Most Signifiant Change

Most Significant Change (MSC) is a potentially useful evaluation tool given its simplicity and its use of storytelling to communicate experiences of change, and the who, why, how and why of an event or situation. This relatively new method is based on a qualitative, participatory approach, with stakeholders involved in all aspects of the evaluation and is therefore a shift away from conventional quantitative, expert driven evaluation methods toward a qualitative participant driven approach, focusing on the human impact of interventions. MSC is particularly useful for understanding if and how behavior change has occurred and how an intervention has contribuated to the change. Most Significant Change involves the generation of significant change stories by various stakeholders involved in an intervention. These are stories of significant changes caused by the intervention and can be adapted to also pick up on unexpected changes that may not have clear causal links to interventions. The ‘more significant’ of these stories are then selected by the stakeholders for depth discussions. This is the heart of the how use most significant change and where many go wrong These discussions bring to the stakeholders’ attention the impacts of the intervention that have the most significant affects on the lives of the beneficiaries (Davies and Dart, 2005). Due to the relative simplicity of the approach, which is easy to explain and can be communicated well across cultures, and its emphasis on encouraging project participants to share their stories and experiences in a relatively unstructured and informal way, MSC was thought to be particularly relevant as a means to identify unexpected changes–both positive and negative. The technique has so far been widely, and has been found to elicit a number of unexpected positive project impacts from participants (see for example Sheriff and Schuetz, 2009).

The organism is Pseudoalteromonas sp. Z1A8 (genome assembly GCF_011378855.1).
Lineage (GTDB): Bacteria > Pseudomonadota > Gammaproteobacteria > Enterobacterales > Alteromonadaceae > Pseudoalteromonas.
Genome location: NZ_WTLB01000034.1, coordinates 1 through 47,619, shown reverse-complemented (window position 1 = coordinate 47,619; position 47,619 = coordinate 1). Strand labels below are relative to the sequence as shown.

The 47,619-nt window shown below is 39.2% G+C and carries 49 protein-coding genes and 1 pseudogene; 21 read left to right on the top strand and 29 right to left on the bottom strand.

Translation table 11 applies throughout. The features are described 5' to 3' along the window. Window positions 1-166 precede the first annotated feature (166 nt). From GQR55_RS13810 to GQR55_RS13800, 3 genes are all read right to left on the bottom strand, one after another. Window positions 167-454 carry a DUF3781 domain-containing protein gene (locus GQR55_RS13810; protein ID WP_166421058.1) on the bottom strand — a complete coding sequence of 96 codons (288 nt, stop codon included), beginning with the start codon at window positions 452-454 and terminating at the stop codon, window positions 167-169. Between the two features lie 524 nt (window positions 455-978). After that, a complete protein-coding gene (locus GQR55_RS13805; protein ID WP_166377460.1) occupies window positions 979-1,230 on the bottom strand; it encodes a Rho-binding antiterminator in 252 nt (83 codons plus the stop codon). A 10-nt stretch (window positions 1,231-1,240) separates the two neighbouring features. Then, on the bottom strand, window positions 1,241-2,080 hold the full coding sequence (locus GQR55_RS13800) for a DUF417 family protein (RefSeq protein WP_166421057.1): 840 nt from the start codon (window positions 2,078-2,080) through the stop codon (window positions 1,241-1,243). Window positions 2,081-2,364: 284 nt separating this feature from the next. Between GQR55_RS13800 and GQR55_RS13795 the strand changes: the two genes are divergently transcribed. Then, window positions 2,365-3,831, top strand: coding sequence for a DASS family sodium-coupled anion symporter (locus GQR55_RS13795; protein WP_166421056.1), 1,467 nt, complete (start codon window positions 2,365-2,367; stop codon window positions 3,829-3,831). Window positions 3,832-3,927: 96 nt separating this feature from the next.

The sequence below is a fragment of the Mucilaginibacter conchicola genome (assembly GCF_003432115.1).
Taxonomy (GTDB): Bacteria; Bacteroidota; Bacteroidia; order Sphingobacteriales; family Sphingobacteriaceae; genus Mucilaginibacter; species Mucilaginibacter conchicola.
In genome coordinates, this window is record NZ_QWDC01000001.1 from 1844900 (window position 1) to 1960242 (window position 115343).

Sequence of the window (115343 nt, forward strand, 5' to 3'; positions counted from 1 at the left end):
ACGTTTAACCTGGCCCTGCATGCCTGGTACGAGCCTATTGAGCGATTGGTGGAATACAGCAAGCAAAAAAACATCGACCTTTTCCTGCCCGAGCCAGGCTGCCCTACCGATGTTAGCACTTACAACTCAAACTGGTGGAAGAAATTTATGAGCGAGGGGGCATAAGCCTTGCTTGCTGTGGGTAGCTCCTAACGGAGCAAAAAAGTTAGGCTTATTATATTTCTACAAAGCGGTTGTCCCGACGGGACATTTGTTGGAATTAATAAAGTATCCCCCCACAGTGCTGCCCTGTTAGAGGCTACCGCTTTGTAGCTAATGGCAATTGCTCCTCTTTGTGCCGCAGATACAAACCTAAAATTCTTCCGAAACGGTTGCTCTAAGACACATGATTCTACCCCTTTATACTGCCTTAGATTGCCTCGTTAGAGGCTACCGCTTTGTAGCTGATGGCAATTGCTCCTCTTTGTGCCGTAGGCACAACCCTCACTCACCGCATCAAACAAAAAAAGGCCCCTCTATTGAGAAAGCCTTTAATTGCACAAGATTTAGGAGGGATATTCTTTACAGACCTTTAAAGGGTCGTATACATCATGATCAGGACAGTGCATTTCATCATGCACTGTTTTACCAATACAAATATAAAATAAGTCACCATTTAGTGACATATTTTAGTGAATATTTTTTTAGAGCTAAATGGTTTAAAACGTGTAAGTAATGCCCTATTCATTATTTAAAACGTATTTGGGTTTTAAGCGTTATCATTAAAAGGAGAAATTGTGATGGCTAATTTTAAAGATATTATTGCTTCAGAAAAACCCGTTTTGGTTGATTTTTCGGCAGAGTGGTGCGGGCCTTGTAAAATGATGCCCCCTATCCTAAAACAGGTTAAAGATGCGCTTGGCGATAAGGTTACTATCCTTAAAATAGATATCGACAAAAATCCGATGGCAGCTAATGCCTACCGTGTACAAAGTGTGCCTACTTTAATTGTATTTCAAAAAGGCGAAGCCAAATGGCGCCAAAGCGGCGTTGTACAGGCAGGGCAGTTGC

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Additional Information

Field Value
Website http://www.kstoolkit.org/Most+Significant+Change
Contact person Marina Apgar
Participatory approach / method to address complexity
Target audience
When in the project cycle is the tool useful
Contribution to gender research
Spatial scale
Levels of organizations taken into account
Source of data
Expected output of tool
Type of assessment
Tool manual/User guide http://www.mande.co.uk/docs/MSCGuide.pdf
Citation Davies. R. and Dart, J. 2005. The Most Significant Change (MSC) Technique: A Guide to Its Use. CARE International, United Kingdom, Oxfam Community Aid Abroad, Australia, Government of South Australia, Oxfam New Zealand, Christian Aid, United Kingdom, Exchange, United Kingdom, Ibis, Denmark, Mellemfolkeligt Samvirke (MS), Denmark, and Lutheran World Relief, United States of America. Sheriff, N., and Schuetz, T. 2008. Monitoring for change, assessing for impact: the WorldFish Center experience. Paper submitted for the workshop on Rethinking Impact: Understanding the Complexity of Poverty and Change, Cali, Colombia 26‐29 March 2008. WorldFish Center, Penang, Malaysia. And International Water Management Institute, Accra, Ghana.